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Tenacious D in The Pick Of Destiny - Jack Black/Kyle Gass Interview

Tenacious D in The Pick Of Destiny

Interview by Rob Carnevale

JACK Black and Kyle Gass about Tenacious D in The Pick Of Destiny, rock music and some of their inspirations…

Q. This movie has been mooted for a long time. Why did it take so long to put together?
Jack Black: It has been mooted. It just had to be perfect. All the planets had to align. We didn’t want to make a stinker. We didn’t have a time limit and this was our master work so we took our sweet-ass time about it.

Q. Did it go through many incarnations?
Kyle Gass: It did. We thought we could get away with not writing it. We tried.
Jack Black: We hired some top writers, some top thunder-squad-bringers. But they squared out something that was sub-par. No, actually it was pretty good…
Kyle Gass: Yeah, but for someone else…
Jack Black: It was along the lines of Tenacious D saves the City of Atlantis, and the devil was there, there was a hot ninja girl we were fighting over… Actually, that sounds pretty good, doesn’t it? But at the time we read it we thought it wasn’t really our sense of humour, so we had to nose-to-the-grindstone it and sat down for five years and didn’t do any writing. Then in the last three weeks we wrote it with our friend, Liam Lynch. He was the catalyst for it. He’s a talented composer and filmmaker.

Q. Was the writing process similar to the way you write music?
Jack Black: Well, me and Kyle, we’ll fight a lot about little details. We started with a sentence. This was the breakthrough, it just took us a long time to figure out that we just had to tell the true tale, the origin episode. We started before there was a D. So, you’ll see us form the band and go on the journey, the quest, to become the greatest band on earth.
Kyle Gass: We’ve probably never been in an interview where someone hasn’t asked how we got together, so we thought if we put it in the movie, it’ll answer the question altogether.

Q. Where did you get the inspiration for the music in the film? Who have you ripped off?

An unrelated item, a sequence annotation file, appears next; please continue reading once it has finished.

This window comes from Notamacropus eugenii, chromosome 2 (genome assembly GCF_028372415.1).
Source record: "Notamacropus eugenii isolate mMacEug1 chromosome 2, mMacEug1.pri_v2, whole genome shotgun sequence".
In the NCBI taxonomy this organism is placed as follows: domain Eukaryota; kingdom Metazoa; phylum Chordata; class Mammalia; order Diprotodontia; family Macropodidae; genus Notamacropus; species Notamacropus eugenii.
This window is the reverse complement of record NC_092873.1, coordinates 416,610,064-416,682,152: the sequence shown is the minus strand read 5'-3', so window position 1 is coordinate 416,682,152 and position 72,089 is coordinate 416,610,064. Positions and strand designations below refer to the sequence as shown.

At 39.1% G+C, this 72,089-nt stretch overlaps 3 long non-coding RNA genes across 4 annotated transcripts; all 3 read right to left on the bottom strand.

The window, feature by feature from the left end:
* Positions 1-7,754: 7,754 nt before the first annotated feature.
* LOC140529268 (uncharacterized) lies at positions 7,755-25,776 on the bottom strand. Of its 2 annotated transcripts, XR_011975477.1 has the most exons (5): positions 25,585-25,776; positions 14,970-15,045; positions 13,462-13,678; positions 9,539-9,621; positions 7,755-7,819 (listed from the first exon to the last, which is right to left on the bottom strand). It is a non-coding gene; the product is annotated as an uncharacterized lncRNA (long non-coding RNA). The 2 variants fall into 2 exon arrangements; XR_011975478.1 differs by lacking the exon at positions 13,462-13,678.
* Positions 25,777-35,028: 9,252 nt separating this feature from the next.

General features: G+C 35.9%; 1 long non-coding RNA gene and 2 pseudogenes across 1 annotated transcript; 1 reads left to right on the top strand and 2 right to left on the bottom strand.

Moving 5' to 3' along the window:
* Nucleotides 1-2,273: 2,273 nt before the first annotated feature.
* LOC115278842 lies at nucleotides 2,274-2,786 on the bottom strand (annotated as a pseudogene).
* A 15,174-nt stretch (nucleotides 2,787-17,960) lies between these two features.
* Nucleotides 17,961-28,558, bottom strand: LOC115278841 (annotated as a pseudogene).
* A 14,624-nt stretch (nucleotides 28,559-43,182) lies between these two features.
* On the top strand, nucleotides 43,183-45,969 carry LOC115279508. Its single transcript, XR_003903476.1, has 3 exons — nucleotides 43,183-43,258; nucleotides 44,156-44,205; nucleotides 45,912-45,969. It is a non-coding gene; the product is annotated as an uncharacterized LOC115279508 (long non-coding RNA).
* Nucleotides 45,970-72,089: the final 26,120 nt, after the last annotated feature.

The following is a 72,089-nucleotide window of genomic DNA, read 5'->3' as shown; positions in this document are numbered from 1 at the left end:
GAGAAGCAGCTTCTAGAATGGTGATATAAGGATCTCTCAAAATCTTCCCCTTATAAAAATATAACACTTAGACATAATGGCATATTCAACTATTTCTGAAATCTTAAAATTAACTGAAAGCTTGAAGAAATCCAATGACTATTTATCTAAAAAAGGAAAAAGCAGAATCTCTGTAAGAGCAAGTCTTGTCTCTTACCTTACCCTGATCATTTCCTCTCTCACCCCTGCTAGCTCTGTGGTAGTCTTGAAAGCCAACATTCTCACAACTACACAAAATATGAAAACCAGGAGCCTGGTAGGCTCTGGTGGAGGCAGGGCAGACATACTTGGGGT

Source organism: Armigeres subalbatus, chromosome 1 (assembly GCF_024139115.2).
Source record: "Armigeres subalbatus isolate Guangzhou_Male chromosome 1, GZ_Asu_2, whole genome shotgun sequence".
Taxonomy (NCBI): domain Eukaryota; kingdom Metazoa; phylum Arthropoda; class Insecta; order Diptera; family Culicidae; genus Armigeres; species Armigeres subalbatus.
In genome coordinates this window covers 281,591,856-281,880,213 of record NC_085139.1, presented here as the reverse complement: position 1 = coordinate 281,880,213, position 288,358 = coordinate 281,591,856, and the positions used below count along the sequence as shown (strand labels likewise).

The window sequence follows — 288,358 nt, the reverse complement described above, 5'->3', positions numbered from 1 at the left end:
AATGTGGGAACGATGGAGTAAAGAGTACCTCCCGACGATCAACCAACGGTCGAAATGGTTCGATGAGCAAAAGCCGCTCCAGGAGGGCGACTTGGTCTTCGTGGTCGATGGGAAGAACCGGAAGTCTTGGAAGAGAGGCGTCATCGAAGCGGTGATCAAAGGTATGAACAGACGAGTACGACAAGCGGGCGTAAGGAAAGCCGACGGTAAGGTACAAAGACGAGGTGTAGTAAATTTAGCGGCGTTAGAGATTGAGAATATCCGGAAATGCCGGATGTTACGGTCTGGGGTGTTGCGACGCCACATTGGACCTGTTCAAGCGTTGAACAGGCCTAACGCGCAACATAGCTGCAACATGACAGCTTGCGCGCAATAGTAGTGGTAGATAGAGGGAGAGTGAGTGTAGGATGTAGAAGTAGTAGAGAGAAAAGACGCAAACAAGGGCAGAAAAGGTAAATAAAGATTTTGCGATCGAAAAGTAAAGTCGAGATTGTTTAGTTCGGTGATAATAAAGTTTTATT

Kyle Gass: Woah! Incendiary question!
Jack Black: We’ve been called the heavy metal Simon & Garfunkel. I’ve ripped off a little Meat Loaf, with his theatricality.
Kyle Gass: Probably some Zeppelin. Most of the big dinosaurs of rock. You know, a lot of the chords I use have been used before. So you know, you’re just going to run into some songs.

Q. How do you define your music?
Jack Black: Well, it’s not parody. We don’t rip off other people’s songs and put new funny lyrics to them. We have our own stuff.
Kyle Gass: We try to write the best songs ever and they come out kind of funny. We do a lot of improv and record it.

Q. How do you cope with being so awesome?
Kyle Gass: That’s a fine question indeed. Usually, I feel kind of normal and lame, and then I’ll go to a coffee shop and someone will say: “You rock!” And I remember how awesome I am.
Jack Black: I mostly stay in my golden bubble cage. Actually, I just had a son and had to take him to the paediatrician and he measured his head and apparently he’s in a group in which only 14 per cent of the population have a bigger head than him. Then she said: “Do you mind if I measure your head?” I said: “Go ahead.” And she was shocked, because less than one per cent of the world’s population has a bigger head than mine. So I guess that means I’m pretty full of myself. Or that I have a huge brain.

Q. Who would be in your fantasy band, alive or dead?